I let Malachi choose where he wanted to work since he is ahead in his math, and after working in addition, subtraction, multiplication and money, he chose to work on fractions, but challenged himself to move on to 4th grade fractions once he mastered 3rd grade fractions. He liked having the ability to jump ahead to boost his confidence. Giving him freedom with the program inspired him to want to “play” more. He asked regularly to do CTC Math. He enjoys the competitive aspect of the Speed Skills where he can work on learning his math facts, and he likes to try to beat his record.

As his teacher, I feel this method was less organized and structured and it felt “all over the place” to me, so the last two weeks of the review, I had him start working systematically. He didn’t like this as much at first, but didn’t complain.

Because he was more motivated skipping around, I will probably continue to use the program as a supplement, rather than as a core. It can be used for both, so this feels like a good balance for me. I do plan to continue to use it, though, because it is easy for me, and he likes it!

Dylan

Since I had Nathan and Dylan take 6 weeks off of their regular math program to review another math program, I didn’t review this with them. But, I did have Dylan get on and do a few lessons in Algebra 1. We found that after watching the tutorial, it was easier to print the questions, and then get online to enter the answers later for grading. I like that as a teacher, I can have him watch a tutorial, and then print the lessons to do later for “homework.” I also like that I can use CTC Math as a tutor if they don’t understand a concept.

I also highly recommended it to my husband who needs to freshen up his math skills. He took a Pre-Calc class this semester and had to drop it because it was too hard. The tutorials in CTC Math would have been perfect for him. He is a visual learner, so he needs to “see” the problems being worked. I suggested he use it this summer when his work slows down.

Pros:

  • great for visual learners
  • great for large families
  • tutorials that do the teaching
  • does the grading and record keeping for you
  • worksheets can be printed for offline use, and then answers entered online for grading
  • testing is optional and offers a standard and comprehensive option
  • ability to easily bounce to a different grade level
  • weekly email reports, and standard and comprehensive reports available online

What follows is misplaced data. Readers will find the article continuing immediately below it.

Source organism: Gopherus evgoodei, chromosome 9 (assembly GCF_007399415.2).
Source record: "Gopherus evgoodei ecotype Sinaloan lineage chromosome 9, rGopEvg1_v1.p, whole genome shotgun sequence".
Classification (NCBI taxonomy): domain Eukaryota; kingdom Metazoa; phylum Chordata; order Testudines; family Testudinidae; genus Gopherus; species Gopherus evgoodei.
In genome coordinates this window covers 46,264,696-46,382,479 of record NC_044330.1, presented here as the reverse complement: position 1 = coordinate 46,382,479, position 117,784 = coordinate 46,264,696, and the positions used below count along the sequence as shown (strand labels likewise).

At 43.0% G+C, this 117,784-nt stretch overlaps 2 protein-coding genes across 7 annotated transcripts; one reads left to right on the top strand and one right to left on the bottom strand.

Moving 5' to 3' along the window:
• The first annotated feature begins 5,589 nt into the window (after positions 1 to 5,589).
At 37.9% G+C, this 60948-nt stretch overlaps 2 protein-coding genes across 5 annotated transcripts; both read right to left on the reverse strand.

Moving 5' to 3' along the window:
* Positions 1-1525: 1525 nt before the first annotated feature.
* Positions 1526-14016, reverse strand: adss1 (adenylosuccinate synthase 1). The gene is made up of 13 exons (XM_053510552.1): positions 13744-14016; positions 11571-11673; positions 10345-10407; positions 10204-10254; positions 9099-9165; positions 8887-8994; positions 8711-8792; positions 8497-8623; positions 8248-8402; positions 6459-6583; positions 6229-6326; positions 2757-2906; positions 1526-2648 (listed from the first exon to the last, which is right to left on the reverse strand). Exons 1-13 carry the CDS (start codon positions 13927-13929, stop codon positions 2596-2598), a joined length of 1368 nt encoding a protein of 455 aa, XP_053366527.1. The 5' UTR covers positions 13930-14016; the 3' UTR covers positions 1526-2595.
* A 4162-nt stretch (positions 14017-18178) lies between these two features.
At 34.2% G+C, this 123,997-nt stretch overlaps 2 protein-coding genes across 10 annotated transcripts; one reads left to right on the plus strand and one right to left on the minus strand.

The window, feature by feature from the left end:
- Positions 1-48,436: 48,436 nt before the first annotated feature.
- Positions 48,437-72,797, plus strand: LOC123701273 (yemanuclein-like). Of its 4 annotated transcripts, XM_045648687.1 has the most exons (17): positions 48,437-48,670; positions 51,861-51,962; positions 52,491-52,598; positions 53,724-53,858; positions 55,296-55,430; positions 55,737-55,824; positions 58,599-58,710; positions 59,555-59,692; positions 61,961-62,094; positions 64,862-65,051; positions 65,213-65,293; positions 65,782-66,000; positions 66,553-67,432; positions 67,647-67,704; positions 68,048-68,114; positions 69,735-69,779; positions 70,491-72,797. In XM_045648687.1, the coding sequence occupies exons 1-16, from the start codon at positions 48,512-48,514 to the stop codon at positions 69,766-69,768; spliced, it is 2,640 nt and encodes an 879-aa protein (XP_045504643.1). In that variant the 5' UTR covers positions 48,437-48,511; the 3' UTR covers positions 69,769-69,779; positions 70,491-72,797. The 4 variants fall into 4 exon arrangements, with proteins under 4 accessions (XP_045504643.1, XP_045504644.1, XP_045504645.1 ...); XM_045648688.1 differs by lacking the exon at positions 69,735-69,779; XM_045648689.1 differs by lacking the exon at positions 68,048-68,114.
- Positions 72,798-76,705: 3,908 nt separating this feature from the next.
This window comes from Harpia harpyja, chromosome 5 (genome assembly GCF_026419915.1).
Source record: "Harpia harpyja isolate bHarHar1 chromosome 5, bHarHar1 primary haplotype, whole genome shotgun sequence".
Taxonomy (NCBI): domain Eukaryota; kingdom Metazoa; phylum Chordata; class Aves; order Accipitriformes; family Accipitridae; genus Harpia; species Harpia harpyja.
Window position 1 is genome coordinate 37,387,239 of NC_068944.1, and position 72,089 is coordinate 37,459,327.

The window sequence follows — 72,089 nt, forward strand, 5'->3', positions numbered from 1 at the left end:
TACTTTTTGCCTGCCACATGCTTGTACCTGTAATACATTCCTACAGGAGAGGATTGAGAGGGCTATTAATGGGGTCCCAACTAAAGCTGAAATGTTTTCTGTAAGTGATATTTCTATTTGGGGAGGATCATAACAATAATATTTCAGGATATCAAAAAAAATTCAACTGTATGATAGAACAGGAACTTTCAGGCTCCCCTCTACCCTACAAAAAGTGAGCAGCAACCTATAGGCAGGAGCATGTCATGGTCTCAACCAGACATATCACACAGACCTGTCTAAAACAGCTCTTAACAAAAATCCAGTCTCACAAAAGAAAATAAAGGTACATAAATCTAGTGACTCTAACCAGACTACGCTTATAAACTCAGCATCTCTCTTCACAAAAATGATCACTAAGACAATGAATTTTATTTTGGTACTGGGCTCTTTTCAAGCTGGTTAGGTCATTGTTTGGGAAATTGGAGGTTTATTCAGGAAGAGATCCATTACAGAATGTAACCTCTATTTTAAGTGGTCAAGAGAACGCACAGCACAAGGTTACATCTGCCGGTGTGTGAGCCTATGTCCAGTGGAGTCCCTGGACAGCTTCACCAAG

• bronze, silver, gold and platinum certificates are awarded when a student does well
  • computer based (a pro for kids that like to be on the computer)
  • the accent of the teacher (my kids liked that)
  • family pricing

Cons:

  • the grading system (as mentioned above)
  • you need to sit next to young children to read the questions and directions
  • computer/internet based (we had some computer and internet troubles during our review)
  • the day of the week begins on Monday (personal con)
  • it is an Australian program, so some spellings are not English (like colour)
  • no visual motivators – while playing to earn new cool backgrounds and avatar elements may be considered a distraction by some, it is motivating for my visual learner

Connect with CTC Math on Facebook: CTC Math (US) or Aus (Maths Online).

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Comments

  1. As soon as I saw your review after mine, i had to jump over and see what you thought of it! I love that you were able to work at several different levels. I’m sorry that E had issues with it. I had a feeling that watching the videos would be crucial, so even if it was a lesson that Seth PROBABLY knew, I had him review the short lesson. Fortunately he never got less than a 67% on his first attempt…I think his lowest lesson score average was an 89%.

    I think the printable worksheets for the older maths are a great thing. I tested it out to see how it worked. Very nice. I too liked that the grading was taken out of my hands.

    To keep Seth from being sporadic with his progress, I picked him a topic but he got to do the lessons in whatever order he wanted. He liked that freedom. Doing this we were able to finish a few complete topics.

    I kept thinking of you when I was writing my review about how it was a benefit for families with several homeschooled children. LOL! Thanks for sharing your good review!

    • LOL, Lisa, I do the same with your reviews! You are doing such a great job! Your reviews are always so thorough! I read yours and think – oh, yeah! That is true. I also read some and find out things I didn’t know. That’s a great idea – a happy balance between working systematically and having that freedom they love so much. I will try that with Malachi. :)

  2. How did you print the lesson worksheets to be used at a later time, as you said, “for homework”? I haven’t been able to find that feature.

    • Hi Amanda, the print feature is only available for courses after the 6th grade (like Algebra 1). (You click “view worksheet” and there is a print button).